Yushinkan Dojo had a grading match twice a year. At the first match after Nakakura entered
Yushinkan, he won 16 matches in a row; in matches against other dojo, his strength stood out
quickly. In autumn of 5 Showa there were taikai called Kodansha Yusho shiai, in which 3-person
teams from every dojo including schools, University, company and private dojo fought; a kind of
national championship of the time. In that taikai, he fought as a member of Yushinkan with Haga
Junichi and Kamuro Isao, and they finished as winners, defeating the Imperial Police in the final.
After this win, for 10 years until the war disrupted kendo, he had an excellent record in kendo. He,
Haga and Nakajima Gorozo were known as the Yushinkan's three strongest fighters.
A young Nakakura with his father-in-law
(b. 1910). B. Kagoshima Prefecture. One of the top students of famous
swordsman Hakudo NAKAYAMA. Entered the YUSHINKAN DOJO in January
1930 at age 19. Known as one of the samba garasu (three crows, roughly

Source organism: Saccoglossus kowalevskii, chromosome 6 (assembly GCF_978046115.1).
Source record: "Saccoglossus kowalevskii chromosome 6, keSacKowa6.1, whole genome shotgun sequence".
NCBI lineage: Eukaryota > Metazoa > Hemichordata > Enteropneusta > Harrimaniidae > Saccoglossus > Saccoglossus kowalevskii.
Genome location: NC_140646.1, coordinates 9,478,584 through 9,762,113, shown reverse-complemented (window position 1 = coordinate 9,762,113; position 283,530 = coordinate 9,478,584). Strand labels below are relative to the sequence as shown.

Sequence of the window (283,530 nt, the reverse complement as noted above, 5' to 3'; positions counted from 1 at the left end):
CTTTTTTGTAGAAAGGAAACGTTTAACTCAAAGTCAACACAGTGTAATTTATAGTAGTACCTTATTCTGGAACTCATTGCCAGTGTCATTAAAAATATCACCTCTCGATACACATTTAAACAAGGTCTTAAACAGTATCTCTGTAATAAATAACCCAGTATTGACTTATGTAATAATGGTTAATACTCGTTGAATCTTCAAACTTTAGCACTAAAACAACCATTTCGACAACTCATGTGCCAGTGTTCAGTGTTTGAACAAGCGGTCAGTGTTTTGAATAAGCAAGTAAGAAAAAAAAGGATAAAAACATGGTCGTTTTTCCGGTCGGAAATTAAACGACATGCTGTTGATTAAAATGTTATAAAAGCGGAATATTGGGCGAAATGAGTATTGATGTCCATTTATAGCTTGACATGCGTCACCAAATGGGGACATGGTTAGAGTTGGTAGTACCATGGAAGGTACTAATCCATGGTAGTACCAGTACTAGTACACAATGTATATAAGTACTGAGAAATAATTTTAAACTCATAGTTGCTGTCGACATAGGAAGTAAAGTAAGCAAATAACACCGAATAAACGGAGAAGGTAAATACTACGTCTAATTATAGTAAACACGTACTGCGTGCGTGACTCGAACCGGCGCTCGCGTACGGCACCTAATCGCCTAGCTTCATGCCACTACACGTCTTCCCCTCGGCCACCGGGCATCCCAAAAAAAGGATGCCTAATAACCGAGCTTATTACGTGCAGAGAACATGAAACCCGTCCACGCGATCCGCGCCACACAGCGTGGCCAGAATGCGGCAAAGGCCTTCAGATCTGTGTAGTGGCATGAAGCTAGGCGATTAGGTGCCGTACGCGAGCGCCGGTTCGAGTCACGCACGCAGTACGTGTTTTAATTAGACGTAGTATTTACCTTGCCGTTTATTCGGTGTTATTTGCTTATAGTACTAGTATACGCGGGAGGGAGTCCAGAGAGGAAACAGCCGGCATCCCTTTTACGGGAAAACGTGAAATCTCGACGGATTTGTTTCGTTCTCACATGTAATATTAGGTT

equivalent to the "Three Musketeers") of kendo fame in the 1920s and
1930s. He became the adopted son of Morihei UESHIBA in 1932 and
assumed the name of Morihiro Ueshiba upon his marriage to the founder's
daughter, Matsuko. The two were divorced about five years later. At present,
he is one of the grand masters of kendo and iaido holding the 9th dan
hanshi rank in both.
Ain't research great?
03-04-2001, 01:59 PM
There is a chapter on Nakakura Sensei in the AJ publication "Aikido Masters". Go to the Aikido Journal website for ordering information.
03-05-2001, 01:15 PM
I wish to thank all of you for your kind suggestions.
Being an aikidoka myself I have an indirect interest in my inquiry which I posted previous to this one.
I train in a ryu according to the teaching principles of the late Rinjiro Shirata Sensei. One of the most respected aikidoka in it's short history. Shirata Sensei trained at the Kobukan of Ueshiba Sensei under Nakakura Sensei, hence my interest. Shirata Sensei left a sword system which I thought could very well resemble that of Nakakura Sensei. Though I don't know what Nakakura Sensei thought at the Kobukan I thought it very likely to be Shindo Munen Ryu. I was hoping to find a connection there but after privately consulting Meik Skoss he left little doubt there would be such.